Friday, July 25, 2008

It's D-Day...!

...where the "D" stands for "Dentist". Or "Dread." Or "Drew out three of my feckin' teeth."

Yep, 12.30pm today yer man will be prying out three broken teeth and ending this prolonged and recurring illness I've laboured under (or not laboured under, being out of work for nearly six weeks now).

Wish me luck.

I may be some time.

Ooh-er, missus....!

Thursday, July 24, 2008


Is it getting better?
Or do you feel the same?
Will it make it easier on you now?
You got someone to blame
You say

One love
One life
When it's one need
In the night
One love
We get to share it
Leaves you baby if you
Don't care for it

Did I disappoint you?
Or leave a bad taste in your mouth?
You act like you never had love
And you want me to go without
Well it's

Too late
To drag the past out into the light
We're one, but we're not the same
We get to
Carry each other
Carry each other

Have you come here for forgiveness?
Have you come to raise the dead?
Have you come here to play Jesus?
To the lepers in your head

Did I ask too much?
More than a lot.
You gave me nothing,
Now it's all I got
We're one
But we're not the same
Well we
Hurt each other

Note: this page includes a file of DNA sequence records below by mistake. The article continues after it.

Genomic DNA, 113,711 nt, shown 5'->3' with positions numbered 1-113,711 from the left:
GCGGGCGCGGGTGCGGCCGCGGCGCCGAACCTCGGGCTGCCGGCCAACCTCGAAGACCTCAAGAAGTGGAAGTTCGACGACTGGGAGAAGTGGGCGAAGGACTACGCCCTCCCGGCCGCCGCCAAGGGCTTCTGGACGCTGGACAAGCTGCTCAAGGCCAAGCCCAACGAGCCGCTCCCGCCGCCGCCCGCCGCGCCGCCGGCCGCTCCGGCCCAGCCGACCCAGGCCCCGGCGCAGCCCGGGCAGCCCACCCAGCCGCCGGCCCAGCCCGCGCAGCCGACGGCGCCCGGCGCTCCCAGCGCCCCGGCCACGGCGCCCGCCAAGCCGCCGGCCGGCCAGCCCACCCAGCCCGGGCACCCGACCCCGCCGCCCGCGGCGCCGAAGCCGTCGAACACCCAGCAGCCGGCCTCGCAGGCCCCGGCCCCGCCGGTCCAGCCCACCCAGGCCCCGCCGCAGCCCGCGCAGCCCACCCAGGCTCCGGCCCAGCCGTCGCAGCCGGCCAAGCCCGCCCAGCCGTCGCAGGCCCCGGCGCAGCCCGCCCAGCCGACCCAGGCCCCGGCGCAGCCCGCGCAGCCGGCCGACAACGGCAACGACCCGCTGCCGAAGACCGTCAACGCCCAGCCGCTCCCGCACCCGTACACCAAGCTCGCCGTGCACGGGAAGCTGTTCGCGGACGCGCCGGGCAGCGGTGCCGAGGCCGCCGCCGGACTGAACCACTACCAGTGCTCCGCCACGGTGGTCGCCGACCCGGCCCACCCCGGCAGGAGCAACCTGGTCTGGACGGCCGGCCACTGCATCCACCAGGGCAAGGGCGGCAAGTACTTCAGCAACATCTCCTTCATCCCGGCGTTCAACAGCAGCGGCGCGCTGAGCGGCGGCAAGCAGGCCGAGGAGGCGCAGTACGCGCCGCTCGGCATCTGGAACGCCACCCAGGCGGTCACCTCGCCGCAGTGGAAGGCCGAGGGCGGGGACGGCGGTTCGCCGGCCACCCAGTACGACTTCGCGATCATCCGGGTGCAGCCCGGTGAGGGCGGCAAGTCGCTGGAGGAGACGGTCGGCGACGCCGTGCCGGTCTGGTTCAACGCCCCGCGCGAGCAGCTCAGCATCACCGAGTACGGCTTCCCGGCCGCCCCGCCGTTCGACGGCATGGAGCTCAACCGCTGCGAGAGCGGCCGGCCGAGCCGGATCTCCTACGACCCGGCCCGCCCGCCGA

Then we do it again
You say
Love is a temple
Love a higher law
Love is a temple
Love the higher law
You ask me to enter
But then you make me crawl
And I can't be holding on
To what you got
When all you got is hurt

One love
One blood
One life
You got to do what you should
One life
With each other
One life
But we're not the same
We get to
Carry each other
Carry each other



Friday, July 18, 2008

Our Dad

I read out the following at Dad's funeral Mass today:

Our Dad, Tom, was 81 years old this June. People who met him often remarked that he seemed a lot younger. This, perhaps, was due to his great spirit and love of life. He felt at his best when he was working on some project, or examining a new gadget he had made or seen in a shop window. He was a believer in the idea of “early to bed and early to rise.” Anyone who heard his grass mower working at seven o’clock on a Saturday morning can testify to that!